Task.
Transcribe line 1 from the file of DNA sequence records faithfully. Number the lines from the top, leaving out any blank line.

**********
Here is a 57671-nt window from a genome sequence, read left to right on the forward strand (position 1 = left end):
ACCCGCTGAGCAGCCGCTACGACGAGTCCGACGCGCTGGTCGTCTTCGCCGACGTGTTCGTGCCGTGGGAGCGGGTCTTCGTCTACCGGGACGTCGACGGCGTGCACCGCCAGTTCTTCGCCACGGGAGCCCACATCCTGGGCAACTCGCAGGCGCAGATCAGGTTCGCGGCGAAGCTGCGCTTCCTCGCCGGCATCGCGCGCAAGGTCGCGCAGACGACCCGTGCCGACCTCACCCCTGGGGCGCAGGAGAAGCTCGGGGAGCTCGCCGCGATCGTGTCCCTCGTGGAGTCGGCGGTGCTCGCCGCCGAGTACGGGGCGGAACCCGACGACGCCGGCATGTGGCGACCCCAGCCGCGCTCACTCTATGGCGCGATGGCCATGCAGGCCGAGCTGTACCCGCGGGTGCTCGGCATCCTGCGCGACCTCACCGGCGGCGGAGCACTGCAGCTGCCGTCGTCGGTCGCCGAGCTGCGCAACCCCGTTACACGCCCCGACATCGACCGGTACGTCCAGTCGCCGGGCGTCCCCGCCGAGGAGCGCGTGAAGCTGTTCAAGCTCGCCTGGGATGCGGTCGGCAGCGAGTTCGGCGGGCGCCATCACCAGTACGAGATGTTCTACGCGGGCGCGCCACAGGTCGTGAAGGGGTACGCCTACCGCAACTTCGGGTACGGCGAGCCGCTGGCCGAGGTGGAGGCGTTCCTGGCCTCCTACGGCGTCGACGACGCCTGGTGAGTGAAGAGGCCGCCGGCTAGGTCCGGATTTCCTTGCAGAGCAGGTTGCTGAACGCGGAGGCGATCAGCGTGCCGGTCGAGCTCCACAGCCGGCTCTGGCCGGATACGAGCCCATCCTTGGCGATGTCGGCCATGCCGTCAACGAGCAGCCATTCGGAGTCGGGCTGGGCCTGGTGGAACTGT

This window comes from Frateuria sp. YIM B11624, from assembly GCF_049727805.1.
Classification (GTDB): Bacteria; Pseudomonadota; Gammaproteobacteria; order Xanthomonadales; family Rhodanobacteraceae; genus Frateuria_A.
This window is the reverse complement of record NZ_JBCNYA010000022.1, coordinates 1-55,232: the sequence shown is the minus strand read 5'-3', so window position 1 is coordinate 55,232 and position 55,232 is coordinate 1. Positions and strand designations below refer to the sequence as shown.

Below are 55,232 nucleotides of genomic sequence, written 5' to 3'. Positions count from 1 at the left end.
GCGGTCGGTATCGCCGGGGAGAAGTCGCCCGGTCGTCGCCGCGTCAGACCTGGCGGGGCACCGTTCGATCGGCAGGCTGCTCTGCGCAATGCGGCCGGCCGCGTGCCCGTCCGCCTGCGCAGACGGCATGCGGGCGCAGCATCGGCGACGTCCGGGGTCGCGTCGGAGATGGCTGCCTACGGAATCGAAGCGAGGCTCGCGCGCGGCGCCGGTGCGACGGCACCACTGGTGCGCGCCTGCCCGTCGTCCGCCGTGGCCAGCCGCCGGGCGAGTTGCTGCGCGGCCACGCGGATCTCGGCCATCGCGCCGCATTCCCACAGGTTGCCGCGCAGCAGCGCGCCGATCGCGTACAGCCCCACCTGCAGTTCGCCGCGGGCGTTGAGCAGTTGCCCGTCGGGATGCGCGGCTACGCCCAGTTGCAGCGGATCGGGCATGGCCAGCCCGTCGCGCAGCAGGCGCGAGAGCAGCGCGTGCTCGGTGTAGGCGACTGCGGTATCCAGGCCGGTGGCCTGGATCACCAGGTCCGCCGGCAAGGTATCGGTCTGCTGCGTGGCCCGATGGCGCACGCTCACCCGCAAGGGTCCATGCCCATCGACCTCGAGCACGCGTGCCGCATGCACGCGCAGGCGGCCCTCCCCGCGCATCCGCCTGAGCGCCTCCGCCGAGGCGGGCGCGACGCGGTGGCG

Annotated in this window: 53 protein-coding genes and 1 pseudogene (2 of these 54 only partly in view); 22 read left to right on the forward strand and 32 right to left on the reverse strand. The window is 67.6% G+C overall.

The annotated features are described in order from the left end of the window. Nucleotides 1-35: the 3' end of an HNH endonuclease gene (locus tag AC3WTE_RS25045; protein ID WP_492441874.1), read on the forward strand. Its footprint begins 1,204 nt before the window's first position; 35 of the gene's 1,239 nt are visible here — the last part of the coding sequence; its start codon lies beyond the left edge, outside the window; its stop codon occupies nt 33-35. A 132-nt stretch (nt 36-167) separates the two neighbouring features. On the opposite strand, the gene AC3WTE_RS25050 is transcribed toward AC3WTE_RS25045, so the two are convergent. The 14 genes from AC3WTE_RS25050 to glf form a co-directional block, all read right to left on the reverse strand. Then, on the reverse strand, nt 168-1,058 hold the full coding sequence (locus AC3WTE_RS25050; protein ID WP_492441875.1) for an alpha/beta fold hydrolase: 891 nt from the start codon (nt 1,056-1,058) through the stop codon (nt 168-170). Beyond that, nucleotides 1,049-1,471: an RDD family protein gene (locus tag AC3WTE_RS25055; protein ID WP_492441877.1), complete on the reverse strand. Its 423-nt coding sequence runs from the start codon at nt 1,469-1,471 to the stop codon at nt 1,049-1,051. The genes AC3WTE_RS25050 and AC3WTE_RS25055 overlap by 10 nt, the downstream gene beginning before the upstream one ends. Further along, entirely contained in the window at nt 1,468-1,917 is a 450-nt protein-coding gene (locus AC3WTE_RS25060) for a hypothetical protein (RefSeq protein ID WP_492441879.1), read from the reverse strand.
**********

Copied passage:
Here is a 57671-nt window from a genome sequence, read left to right on the forward strand (position 1 = left end):